Climate scientists enter the nuclear codes

Were eminent climate scientists James Hansen, Tom Wrigley and co right this week when they declared the world had left it too late to avoiding making nuclear a part of the climate solution?

CleanTechnica

Four of the world’s leading climate scientists have published an open letter “to those influencing environmental policy” stating that wind and solar energy simply won’t be enough to halt the slide of global warming, and they’re asking environmentalists to support the growth of safe nuclear energy as a means to weaning society off its reliance upon fossil fuels. 

The letter was written by Dr Ken Caldeira, a senior scientist in the Department of Global Ecology at the Carnegie Institution, Dr Kerry Emanuel, an atmospheric scientist at the Massachusetts Institute of Technology, Dr James Hansen, a renowned climate scientist at the Columbia University Earth Institute, and Australian Dr Tom Wigley, a climate scientist from the University of Adelaide and the US National Center for Atmospheric Research.

“As climate and energy scientists concerned with global climate change, we are writing to urge you to advocate the development and deployment of safer nuclear energy systems,” they write, adding that “continued opposition to nuclear power threatens humanity’s ability to avoid dangerous climate change.”

Their case is a strong one, made not least because of their reputations and qualifications. The development of wind and solar energy as alternative energy solutions has been a central tenant of CleanTechnica’s coverage over the past few years, not to mention a significant driver of industry in countries like China, Japan, India, Germany, and the United States.

In the US alone, both wind and solar have continued to make huge strides. A recent report by the EPA showed that wind energy has dramatically cut global warming pollution in the US. While recent numbers released by NPD Solarbuzz at the beginning of October showed solar PV installations reaching a record high of 9GW for Q3’2013.

It’s all good growth – good development, installation, publicity, public and political support. But as the authors of the letter note, “renewables like wind and solar and biomass” simply “cannot scale up fast enough to deliver cheap and reliable power at the scale the global economy requires” in time to make a significant impact on the rising global temperature.

“While it may be theoretically possible to stabilise the climate without nuclear power, in the real world there is no credible path to climate stabilisation that does not include a substantial role for nuclear power.”

The author’s are quick and repetitive in their need to reassure the intended recipients that the need for nuclear is a need for ‘safe’ nuclear, calling for “the development and deployment of safer nuclear power systems” and acknowledging that “today’s nuclear plants are far from perfect”.

“Fortunately, passive safety systems and other advances can make new plants much safer. And modern nuclear technology can reduce proliferation risks and solve the waste disposal problem by burning current waste and using fuel more efficiently. Innovation and economies of scale can make new power plants even cheaper than existing plants.”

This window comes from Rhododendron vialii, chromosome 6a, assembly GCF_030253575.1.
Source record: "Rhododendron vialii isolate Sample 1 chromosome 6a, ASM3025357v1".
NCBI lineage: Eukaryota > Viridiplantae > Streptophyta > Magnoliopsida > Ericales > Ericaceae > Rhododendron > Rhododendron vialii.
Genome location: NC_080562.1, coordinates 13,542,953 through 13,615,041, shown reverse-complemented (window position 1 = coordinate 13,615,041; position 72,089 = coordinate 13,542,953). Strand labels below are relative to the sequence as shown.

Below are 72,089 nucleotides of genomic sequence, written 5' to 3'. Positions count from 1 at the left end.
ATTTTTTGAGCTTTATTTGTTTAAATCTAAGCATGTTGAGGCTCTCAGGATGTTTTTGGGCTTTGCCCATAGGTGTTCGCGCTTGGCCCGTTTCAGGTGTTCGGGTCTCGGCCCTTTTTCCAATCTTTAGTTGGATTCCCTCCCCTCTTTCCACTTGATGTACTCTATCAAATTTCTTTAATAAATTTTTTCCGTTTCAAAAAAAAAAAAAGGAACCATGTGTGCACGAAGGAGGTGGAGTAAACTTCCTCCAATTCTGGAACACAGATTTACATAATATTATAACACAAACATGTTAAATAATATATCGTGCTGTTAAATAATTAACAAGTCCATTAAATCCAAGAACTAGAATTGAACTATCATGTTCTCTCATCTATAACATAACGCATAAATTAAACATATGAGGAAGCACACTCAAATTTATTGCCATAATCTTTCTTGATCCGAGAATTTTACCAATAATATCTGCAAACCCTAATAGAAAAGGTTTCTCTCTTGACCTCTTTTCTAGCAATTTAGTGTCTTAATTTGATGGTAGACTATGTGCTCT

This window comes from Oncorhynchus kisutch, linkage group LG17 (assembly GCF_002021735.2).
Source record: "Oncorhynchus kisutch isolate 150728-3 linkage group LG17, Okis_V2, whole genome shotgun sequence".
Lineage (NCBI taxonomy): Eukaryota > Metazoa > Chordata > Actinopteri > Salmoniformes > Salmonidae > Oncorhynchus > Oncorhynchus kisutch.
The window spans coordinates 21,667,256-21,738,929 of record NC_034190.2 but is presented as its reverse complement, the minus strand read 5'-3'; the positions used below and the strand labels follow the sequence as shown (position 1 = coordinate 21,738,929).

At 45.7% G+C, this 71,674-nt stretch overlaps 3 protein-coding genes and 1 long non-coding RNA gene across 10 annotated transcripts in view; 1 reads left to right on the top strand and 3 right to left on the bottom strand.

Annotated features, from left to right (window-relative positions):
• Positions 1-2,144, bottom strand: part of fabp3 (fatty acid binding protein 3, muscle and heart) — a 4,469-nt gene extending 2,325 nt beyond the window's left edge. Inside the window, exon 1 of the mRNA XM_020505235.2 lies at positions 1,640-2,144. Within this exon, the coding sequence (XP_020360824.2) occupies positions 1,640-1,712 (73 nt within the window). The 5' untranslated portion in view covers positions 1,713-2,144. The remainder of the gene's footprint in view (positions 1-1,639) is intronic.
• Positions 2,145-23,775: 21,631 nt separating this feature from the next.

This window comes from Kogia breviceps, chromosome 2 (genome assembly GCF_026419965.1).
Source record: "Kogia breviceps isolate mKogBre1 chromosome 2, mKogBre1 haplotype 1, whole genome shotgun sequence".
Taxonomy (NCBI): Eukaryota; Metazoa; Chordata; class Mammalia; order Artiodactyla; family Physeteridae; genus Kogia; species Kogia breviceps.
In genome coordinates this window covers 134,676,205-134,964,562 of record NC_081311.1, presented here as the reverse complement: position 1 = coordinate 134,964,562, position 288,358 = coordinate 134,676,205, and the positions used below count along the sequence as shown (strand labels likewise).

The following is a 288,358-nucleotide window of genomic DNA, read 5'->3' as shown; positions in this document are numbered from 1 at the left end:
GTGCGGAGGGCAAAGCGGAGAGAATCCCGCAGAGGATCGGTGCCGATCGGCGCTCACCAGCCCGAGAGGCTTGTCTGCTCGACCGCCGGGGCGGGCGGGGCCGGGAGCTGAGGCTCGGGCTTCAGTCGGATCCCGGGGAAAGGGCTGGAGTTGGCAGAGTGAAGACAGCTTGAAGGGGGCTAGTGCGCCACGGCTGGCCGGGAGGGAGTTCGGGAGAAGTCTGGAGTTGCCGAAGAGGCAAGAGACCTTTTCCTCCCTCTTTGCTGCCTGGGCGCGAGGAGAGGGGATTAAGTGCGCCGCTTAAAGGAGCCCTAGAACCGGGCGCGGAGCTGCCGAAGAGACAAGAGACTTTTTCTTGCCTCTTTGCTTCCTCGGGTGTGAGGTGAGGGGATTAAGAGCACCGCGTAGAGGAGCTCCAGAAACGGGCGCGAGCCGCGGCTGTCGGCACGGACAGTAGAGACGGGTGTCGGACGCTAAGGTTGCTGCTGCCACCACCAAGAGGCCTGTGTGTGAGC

The call for an alternate solution to a carbon-heavy energy system is obvious. For several years now, politicians, energy advocates, and those like myself have repeatedly called for a focus on renewable energy. Not only does it benefit the environment and wean us off our reliance upon atmospheric-destroying fossil fuels, but it’s arrival on the industrial scene has meant it is an economically sound and beneficial solution, allowing many companies around the world – not to mention thousands of homeowners – to divest themselves from the utility monopoly.

The call came too late, however, and with 2020 nearing ever closer and a 2- to 3-degrees Celsius increase over industrial revolution temperatures looms on the horizon, growing ever large. Despite the press dedicated to wind and solar’s growth, it is all relative – the growth is impressive, but it is nowhere near what is needed to banish fossil fuel-driven energy.

“While there will be no single technological silver bullet, the time has come for those who take the threat of global warming seriously to embrace the development and deployment of safer nuclear power systems as one among several technologies that will be essential to any credible effort to develop an energy system that does not rely on using the atmosphere as a waste dump,” the authors note. “With the planet warming and carbon dioxide emissions rising faster than ever, we cannot afford to turn away from any technology that has the potential to displace a large fraction of our carbon emissions.”

The authors are well aware of the spectre of nuclear disasters, but are clear in sidelining those fears where they belong: “Quantitative analyses show that the risks associated with the expanded use of nuclear energy are orders of magnitude smaller than the risks associated with fossil fuels.”

In the end, it is public calls for action such as this letter – available to read in full here – that will spark public interest and create political dialogue. The key is to not allow these public calls to be sidelined as inconvenient.

EDIS: The cost of nuclear - revealed, October 30.

Originally published by CleanTechnica. Reproduced with permission.

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